We loved each other. We fought for each other. When worlds collapsed we were buried in the rubble together and when we were dug out of the rubble and rescued we all celebrated together.
Conversing with children is a fine art.... An art form that demands large amounts of both honesty and misdirection. Or maybe discretion is a better word.
Even a Menno sheltered from the world knows not to stick her tongue into the mouth of a boy who owns an Air Supply record. You might stick your tongue into the mouth of a boy who owned some Emerson, Lake and Palmer, but you would not date him on a regular basis, or openly.
Imagine a psychiatrist sitting down with a broken human being saying, I am here for you, I am committed to your care, I want to make you feel better, I want to return your joy to you, I don't know how I will do it but I will find out and then I will apply one hundred percent of my abilities, my training, my compassion and my curiosity to your health -- to your well-being, to your joy. I am here for you and I will work very hard to help you. I promise. If I fail it will me my failure, not yours. I am the professional. I am the expert. You are experiencing great pain right now and it is my job and my mission to cure you from your pain. I am absolutely committed to your care... I know you are suffering. I know you are afraid, I love you. I want to cure you and I won't stop trying to help you. You are my patient. I am your doctor. You are my patient. Imagine a doctor phoning you at all hours of the day and night to tell you that he or she had been reading some new stuff on the subject of whatever and was really excited about how it might help you. Imagine a doctor calling you in an important meeting and saying listen, I'm so sorry to bother you but Ive been thinking really hard about your problems and I'd like to try something completely new. I need to see you immediately! Im absolutely committed to your care! I think this might help you. I won't give up on you.
I was beginning to understand something I couldn't articulate. It was a jazzy feeling in my chest, a fluttering, a kind of buzzing in my brain. Warmth. Life. The circulation of blood. Sanguinity. I don't know. I understood the enormous risk of telling the truth, how the telling could result in every level of hell reigning down on you, your skin scorched to the bone and then bone to ash and then nothing but a lingering odour of shame and decomposition, but now I was also beginning to understand the new and alien feeling of taking the risk and having the person on the other end of the telling, the listener, say: Bad shit at home? You guys are running away? Yeah, I said. I understand, said, Noehmi.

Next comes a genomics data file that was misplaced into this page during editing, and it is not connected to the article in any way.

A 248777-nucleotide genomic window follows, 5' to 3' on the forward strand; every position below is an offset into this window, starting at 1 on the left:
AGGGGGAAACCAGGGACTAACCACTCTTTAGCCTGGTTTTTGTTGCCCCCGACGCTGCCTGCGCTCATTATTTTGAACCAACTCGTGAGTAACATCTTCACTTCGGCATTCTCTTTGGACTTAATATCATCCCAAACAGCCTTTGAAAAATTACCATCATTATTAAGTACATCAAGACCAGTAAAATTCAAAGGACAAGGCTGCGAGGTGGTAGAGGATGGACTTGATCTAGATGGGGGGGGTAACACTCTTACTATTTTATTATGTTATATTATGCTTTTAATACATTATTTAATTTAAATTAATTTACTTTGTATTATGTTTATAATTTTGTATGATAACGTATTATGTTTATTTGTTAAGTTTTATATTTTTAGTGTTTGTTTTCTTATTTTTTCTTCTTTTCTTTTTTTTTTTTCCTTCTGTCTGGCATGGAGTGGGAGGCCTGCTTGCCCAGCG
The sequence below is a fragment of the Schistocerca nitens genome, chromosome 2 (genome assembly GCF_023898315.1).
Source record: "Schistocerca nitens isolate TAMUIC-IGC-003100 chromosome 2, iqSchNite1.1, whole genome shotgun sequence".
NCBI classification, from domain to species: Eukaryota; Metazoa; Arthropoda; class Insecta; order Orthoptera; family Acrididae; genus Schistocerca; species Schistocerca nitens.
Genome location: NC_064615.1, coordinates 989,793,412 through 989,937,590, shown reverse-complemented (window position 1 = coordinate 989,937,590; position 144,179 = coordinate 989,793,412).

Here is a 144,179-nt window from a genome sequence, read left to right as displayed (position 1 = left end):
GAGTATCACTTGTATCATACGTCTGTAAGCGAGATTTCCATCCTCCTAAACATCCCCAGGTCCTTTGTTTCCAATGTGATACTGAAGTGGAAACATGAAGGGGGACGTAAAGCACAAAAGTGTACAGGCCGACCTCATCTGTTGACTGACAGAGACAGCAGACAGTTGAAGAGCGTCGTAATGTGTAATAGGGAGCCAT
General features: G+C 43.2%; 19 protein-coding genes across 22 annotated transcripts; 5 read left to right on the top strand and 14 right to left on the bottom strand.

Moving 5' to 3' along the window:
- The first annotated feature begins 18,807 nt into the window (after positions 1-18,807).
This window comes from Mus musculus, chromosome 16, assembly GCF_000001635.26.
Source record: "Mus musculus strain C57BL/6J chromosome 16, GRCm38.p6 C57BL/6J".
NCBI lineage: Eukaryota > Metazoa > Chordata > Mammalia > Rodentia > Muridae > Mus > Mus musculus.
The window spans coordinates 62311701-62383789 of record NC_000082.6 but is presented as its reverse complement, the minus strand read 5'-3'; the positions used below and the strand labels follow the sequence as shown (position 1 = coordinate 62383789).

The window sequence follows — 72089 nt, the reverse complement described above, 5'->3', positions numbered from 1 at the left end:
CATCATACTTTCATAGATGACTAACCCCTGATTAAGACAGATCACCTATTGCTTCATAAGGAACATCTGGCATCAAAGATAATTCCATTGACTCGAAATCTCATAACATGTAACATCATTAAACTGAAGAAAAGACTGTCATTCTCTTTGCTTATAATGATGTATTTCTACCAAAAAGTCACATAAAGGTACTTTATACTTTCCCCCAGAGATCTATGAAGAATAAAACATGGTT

Irma, she said. But I had started to walk away. I heard her say some more things but by then I had yanked my skirt up and was running down the road away from her and begging the wind to obliterate her voice. She wanted to live with me. She missed me. She wanted me to come back home. She wanted to run away. She was yelling all this stuff and I wanted so badly for her to shut up. She was quiet for a second and I stopped running and turned around once to look at her. She was a thimble-sized girl on the road, a speck of a living thing. Her white-blond hair flew around her head like a small fire and it was all I could see because everything else about her blended in with the countryside. He offered you a what? she yelled. An espresso! I yelled back. It was like yelling at a shorting wire or a burning bush. What is it? she said. Coffee! I yelled. Irma, can I come and live--I turned around again and began to run.